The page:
extending in the popular regard. Mr. Morris's school, also located at Arthington, is do- 
ing a noble work. Five sons of chiefs are students here among the 86 pupils of this al- 
ready flourishing institution. Miss Scott has also entered on a very remarkable and promis- 
ing enterprise at Beulah, where she proposes to erect a Seminary for the education of girls 
— the daughters of Liberia— and the work ha.s already progressed with the most gratifying 

The influence of these schools upon the cause of popular and higher education must 
be most propitious, and annually increising. At the begiiming of those cauacs which are 
to end in the enlightenment, civilization and Christianization of .\frica, they are the wel- 
come harbingers of a glorious future among a people long sitting in darkness, but whose 
light is sure to come at as the breaking forth of the morning. 

On motion, it was 

Retoived, That the .\nnual Report of the Society be referred to the Executive Committee 
for publication. 



On motion, it was 

Ri'solvt'd, That ihe cordial thanks of the Board are tendered to Rev. Samuel E. Appleton, 
D. D., for the abU- and impartial manner with which he has presided on the pres- 
ent occasion. 

The Board united in prayer, led by Rev Dr. Saul, and then ad- 

Wm. Coppinger, Secretary. 

The American Colonization Society. 


1S40. Thomas R. IIazard, Esq R. I. 1869. Charles H. Nichols, M.D N.Y, 

tSsi. Rev. John Maclean, D.D.LL.D.. AT. 7. 

1853. James Hall, M. D Md. 

1853. Alexander Diwcan, Esq R. 1. 

1864. Alexander Guy, M.D Ohio. 

1868. Edward Coles, Esq Pa.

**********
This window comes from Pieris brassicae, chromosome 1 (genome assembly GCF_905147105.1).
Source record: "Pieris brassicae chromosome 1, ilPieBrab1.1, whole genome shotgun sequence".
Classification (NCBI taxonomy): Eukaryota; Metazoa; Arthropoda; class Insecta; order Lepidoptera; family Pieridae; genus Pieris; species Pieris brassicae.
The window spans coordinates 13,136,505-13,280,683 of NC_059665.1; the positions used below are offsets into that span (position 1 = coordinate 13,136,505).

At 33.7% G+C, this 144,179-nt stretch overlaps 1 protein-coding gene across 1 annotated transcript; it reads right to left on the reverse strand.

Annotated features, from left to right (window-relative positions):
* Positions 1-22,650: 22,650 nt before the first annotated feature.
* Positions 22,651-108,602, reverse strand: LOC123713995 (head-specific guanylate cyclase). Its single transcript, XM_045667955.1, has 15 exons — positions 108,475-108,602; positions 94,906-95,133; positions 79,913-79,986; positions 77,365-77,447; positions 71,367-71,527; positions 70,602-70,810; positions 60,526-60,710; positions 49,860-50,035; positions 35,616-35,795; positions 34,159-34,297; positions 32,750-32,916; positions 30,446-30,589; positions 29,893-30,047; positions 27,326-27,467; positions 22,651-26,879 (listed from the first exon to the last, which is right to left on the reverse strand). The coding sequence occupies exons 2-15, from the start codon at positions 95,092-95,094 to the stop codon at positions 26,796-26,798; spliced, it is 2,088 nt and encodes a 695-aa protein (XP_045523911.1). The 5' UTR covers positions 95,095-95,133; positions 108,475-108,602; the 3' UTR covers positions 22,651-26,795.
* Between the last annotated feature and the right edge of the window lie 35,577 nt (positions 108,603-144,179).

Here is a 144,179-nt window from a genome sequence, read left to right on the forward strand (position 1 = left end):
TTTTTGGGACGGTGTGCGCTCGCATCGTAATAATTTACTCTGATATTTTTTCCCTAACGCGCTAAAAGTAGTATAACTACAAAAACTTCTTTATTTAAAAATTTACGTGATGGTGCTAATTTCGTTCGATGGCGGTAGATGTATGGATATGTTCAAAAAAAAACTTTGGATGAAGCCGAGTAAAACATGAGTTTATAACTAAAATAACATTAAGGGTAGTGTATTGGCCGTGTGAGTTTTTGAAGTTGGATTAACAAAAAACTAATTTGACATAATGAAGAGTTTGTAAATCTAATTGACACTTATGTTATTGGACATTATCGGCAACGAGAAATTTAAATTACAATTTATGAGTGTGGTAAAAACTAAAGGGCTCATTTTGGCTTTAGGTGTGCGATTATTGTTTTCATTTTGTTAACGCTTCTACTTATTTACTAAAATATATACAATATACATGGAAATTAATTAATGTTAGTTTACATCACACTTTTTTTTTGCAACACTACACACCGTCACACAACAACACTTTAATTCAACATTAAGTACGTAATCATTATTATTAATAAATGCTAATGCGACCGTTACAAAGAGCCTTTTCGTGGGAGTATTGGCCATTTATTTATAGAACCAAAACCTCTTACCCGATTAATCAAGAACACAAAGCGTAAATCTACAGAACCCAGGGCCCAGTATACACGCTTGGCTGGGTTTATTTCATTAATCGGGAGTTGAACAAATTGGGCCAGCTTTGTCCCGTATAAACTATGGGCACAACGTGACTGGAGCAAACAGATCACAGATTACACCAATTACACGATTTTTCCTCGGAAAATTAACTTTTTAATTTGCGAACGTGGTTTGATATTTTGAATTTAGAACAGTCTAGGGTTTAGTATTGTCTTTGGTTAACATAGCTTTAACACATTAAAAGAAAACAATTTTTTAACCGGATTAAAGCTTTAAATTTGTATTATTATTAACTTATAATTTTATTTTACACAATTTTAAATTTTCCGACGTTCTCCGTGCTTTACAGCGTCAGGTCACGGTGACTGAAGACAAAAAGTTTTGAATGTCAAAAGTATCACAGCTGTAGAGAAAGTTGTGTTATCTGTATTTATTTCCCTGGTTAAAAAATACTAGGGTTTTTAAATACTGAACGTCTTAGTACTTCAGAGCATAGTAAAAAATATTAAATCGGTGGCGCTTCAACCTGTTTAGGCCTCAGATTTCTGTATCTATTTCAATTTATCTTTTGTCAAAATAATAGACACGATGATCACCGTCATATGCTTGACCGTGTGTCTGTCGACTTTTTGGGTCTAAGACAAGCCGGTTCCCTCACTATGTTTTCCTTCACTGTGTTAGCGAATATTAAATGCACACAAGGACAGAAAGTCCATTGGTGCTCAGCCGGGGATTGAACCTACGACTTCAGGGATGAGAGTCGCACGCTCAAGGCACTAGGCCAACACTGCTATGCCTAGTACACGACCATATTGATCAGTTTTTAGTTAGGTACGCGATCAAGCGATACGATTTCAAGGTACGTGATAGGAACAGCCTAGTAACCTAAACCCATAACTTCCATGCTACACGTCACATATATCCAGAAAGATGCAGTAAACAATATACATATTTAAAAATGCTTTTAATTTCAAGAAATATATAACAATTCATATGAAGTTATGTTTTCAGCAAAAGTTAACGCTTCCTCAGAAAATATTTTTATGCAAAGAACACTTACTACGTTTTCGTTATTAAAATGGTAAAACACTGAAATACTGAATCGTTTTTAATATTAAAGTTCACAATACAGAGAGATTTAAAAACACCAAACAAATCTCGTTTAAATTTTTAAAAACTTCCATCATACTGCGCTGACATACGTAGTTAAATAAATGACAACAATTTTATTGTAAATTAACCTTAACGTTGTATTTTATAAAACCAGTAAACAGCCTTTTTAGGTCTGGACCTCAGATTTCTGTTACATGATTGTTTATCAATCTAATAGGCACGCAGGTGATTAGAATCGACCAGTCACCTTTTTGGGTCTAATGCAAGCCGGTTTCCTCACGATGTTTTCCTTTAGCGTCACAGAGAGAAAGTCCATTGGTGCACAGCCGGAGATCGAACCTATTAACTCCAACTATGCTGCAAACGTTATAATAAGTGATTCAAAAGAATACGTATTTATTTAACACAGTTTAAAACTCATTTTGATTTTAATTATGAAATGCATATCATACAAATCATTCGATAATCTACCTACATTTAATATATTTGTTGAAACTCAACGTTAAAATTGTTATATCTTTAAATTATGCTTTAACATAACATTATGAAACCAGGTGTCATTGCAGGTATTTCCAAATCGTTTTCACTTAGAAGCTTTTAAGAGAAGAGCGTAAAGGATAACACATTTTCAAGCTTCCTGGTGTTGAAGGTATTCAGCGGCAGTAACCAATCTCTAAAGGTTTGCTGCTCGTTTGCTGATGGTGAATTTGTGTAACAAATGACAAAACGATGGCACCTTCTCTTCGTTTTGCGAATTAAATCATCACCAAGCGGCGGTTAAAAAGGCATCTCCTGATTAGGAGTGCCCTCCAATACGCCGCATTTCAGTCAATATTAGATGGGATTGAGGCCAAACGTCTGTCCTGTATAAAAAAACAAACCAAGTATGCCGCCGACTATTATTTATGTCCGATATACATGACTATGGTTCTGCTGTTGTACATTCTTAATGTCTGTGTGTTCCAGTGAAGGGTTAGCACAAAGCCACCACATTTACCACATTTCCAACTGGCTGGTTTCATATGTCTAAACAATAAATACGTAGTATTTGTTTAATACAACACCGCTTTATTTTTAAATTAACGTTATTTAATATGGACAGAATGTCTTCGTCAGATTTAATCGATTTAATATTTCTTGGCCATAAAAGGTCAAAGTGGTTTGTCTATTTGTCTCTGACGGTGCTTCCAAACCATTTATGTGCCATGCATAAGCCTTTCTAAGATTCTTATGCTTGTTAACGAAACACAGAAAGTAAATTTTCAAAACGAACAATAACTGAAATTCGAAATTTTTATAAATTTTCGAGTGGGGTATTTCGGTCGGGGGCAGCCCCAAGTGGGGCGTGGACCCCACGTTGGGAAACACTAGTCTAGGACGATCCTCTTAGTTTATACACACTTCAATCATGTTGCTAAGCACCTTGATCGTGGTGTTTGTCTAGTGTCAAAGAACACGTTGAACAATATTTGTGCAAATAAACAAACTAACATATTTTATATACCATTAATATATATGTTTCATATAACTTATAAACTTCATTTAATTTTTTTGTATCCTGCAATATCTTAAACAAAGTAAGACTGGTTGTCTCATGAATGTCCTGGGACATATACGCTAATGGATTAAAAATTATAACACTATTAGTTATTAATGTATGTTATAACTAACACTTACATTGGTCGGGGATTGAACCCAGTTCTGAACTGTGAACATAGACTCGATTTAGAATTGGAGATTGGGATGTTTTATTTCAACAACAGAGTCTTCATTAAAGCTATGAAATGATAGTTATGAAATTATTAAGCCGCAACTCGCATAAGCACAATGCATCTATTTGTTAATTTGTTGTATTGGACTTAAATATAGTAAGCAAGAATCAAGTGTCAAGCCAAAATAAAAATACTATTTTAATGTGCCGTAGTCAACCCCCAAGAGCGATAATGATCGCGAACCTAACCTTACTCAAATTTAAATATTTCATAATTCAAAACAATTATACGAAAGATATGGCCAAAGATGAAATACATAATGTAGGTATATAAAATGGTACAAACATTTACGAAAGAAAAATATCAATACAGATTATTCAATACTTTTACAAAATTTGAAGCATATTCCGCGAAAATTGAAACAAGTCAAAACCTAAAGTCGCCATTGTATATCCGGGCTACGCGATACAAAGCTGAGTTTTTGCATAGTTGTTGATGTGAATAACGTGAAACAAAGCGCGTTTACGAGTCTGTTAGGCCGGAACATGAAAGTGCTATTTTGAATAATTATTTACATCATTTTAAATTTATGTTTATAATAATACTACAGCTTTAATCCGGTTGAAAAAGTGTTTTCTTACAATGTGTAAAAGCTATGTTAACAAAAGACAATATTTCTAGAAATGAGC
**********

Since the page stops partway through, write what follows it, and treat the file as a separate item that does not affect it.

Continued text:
1869. Rev. Joseph F. Tuttle, D. D Ind. 

1869. Rev. S. iRBNiEus Prims. D. D. N. Y. 

1870. Daniel Price, Esq N.J. 

1871. Rev. William H. Steele, D. D. A'^. J. 
1871. R't. Rev. H. C. Potter, D. X)..N.Y. 
1873. Rev. George W.Samson, D. D. N.Y. 
1878. Rev. Edw'd W.Appleton.D. D.,/>a. 

1883. Rev. Jambs Saul, D. D., Pa. 


Pennsylvania Colonization Society.— Rev. Samuel E. Apple- 
ton. D. D.. Rev. William E. Schenck. D. D„ Rev. Wilbur F. Paddock, 
D. D.. Rev. Edward W. Syle, D. D.. Edward S. Morris, Esq., John 
Welsh Dulles, Esq. 


From Liverpool, every Saturday. — Letters, each half ounce, or frac- 
tion thereof, five cents. Newspapers, one cent for every two 


Published quarterly by The American Colonization Society, is 
intended to record the Society's proceedings, and all movements for 
the civilization and evangelization of Africa. It is sent, without chaise 
when requested, to the officers of the Society and of its Auxiliaries, to 
life members and to annual contributors of ten dollars and upwards to 
the funds of this Society. To subscribers it is supplied at One Dollar 
per annum, payable in advance. Orders or remittances for it should 
be sent to William Coppinger, Secretary and Treasurer, Coloniza- 
tion Rooms, Washington, D. C. 




Organited, January i, 1817. Incorporated, March aa, 1837. 

Articlb I. This Society shall be called " The American Colonization Society." 
Article 2. The objects of this Society shall be to aid the Colonization of Afnca by 
voluntary colored etnigranta from the United States, and to promote there the extension of 
Christianity and civilization.